A supercomputer called "Sierra" at the Lawrence Livermore National Laboratories that previously cranked numbers to support Big Bang Theory and carbon research will soon helo GE better understand fuel injectors for turbofan engines.
In a new GE Report, the company describes how a computational combustion engineer from GE Global Research and a team of researchers from Arizona State University and Cornell University will in the next few weeks begin running computations with Sierra to devine the details of how fuel flows through an injector. How fuel squirts out of an injector is shown below, courtesy of a GE simulation.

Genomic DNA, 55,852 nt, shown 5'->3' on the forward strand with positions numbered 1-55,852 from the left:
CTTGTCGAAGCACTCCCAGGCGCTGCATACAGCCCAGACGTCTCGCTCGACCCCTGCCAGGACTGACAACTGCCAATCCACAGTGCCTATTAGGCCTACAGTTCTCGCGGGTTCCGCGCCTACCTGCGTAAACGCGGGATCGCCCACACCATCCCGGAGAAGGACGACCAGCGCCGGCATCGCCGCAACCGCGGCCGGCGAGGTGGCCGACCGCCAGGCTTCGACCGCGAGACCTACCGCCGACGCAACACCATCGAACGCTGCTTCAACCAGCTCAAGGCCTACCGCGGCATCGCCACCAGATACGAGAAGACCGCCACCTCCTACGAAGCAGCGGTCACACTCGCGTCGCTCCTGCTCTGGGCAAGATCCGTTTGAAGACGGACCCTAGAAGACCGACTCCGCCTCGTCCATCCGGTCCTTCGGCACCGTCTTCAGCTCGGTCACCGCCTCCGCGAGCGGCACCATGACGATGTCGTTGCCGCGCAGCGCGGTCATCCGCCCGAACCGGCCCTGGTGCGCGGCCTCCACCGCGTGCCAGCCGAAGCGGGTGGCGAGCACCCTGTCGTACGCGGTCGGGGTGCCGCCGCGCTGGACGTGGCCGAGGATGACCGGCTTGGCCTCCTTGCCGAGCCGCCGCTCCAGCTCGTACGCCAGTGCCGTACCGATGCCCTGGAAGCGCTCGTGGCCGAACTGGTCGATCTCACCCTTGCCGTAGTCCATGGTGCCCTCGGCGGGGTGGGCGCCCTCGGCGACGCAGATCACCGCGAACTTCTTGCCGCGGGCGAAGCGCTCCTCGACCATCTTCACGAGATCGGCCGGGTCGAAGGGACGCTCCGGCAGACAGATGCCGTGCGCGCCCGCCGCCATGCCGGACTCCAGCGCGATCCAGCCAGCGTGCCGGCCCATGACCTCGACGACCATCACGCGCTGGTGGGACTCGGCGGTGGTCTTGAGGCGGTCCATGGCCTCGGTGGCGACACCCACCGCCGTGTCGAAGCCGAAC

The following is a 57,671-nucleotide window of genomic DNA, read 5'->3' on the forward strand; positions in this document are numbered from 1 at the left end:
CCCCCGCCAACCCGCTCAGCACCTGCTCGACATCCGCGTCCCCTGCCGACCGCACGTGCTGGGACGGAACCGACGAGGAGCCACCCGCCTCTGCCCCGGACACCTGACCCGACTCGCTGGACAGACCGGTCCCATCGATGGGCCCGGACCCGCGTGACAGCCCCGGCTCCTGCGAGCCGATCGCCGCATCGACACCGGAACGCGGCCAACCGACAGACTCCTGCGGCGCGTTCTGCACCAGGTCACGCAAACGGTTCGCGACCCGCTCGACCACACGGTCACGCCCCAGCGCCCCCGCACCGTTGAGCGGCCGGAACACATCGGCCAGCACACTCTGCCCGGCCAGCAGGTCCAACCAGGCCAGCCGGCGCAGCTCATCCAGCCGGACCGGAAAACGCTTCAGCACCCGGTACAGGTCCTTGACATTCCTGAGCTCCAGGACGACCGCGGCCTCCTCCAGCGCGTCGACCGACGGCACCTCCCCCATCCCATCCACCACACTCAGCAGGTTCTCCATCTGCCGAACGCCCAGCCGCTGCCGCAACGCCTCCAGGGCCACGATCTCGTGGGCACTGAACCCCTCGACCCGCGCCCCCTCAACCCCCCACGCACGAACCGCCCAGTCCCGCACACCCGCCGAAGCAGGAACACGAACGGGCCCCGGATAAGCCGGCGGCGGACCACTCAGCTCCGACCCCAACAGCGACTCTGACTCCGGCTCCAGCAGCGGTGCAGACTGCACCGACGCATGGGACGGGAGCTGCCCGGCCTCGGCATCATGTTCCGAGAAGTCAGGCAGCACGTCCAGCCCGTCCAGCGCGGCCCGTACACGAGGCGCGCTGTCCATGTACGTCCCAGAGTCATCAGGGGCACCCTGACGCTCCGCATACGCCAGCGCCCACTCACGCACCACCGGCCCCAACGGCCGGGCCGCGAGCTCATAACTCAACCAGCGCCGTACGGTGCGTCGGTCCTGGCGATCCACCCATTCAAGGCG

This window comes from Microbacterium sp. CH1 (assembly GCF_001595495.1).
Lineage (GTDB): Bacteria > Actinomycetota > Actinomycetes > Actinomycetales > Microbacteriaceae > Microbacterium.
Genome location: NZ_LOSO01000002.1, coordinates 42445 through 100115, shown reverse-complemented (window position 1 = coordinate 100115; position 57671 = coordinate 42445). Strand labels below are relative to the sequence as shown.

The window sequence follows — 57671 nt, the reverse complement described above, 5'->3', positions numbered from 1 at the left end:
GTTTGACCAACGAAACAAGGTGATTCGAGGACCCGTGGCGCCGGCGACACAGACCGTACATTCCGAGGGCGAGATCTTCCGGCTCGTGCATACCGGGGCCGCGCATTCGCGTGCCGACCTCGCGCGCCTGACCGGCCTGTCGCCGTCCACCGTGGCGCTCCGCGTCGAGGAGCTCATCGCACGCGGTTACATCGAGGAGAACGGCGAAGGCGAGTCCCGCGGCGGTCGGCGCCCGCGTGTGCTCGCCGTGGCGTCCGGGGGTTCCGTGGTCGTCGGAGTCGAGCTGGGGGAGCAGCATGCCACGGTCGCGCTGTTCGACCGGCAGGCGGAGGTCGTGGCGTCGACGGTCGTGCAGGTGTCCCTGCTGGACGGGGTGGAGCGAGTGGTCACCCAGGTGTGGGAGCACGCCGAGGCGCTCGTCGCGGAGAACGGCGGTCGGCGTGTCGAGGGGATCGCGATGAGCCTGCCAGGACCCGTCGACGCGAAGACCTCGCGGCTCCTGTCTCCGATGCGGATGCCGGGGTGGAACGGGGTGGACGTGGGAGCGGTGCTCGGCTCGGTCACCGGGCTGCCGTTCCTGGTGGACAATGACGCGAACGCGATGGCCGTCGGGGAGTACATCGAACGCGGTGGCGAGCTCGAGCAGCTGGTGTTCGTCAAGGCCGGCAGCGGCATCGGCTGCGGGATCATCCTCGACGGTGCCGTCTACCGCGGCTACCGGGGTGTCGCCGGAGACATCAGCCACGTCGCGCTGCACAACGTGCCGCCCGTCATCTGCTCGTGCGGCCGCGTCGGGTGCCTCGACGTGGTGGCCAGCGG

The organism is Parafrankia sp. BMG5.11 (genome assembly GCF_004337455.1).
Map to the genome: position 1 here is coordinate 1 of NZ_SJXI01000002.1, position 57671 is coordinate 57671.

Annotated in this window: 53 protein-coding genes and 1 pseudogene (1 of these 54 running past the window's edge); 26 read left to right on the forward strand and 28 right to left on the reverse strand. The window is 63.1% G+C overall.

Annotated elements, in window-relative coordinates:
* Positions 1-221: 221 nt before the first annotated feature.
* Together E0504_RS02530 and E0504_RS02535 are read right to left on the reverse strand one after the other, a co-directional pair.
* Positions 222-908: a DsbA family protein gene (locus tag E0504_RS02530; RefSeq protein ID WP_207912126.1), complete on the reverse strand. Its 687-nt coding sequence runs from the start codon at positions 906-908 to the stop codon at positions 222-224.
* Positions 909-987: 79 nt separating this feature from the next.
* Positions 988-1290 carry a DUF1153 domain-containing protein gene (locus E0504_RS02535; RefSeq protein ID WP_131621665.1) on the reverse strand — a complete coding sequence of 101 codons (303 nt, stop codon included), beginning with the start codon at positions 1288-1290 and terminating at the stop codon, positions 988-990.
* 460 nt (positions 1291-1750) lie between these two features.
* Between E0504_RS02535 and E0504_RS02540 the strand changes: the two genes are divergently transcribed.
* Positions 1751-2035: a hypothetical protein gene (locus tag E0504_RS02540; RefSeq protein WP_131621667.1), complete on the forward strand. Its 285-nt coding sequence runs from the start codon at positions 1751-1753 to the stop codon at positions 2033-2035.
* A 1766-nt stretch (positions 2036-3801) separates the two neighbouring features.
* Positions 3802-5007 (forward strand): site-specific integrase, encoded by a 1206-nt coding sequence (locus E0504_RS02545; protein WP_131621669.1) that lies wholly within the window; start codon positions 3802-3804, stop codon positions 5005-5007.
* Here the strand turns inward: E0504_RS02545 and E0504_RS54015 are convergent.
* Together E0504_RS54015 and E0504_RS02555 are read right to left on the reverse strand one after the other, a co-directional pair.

Why use Sierra? GE says high fidelity computer simulations can "significantly reduce the number of trials and can provide insights into why a fuel injector behaves the way it does."
"Understanding how air and fuel burn will help us to ultimately build more powerful engines that consume less fuel and have lower emissions," says GE.
No word on whether the research is directly targetted at GE's GE9X engine work for the Boeing 777X. GE9X, as previously reported by Flightblogger, is said to be a 90,000- to 100,000lb-thrust class engine that will contribute a 10% improvement in fuel burn for the 777-8X/-9X family.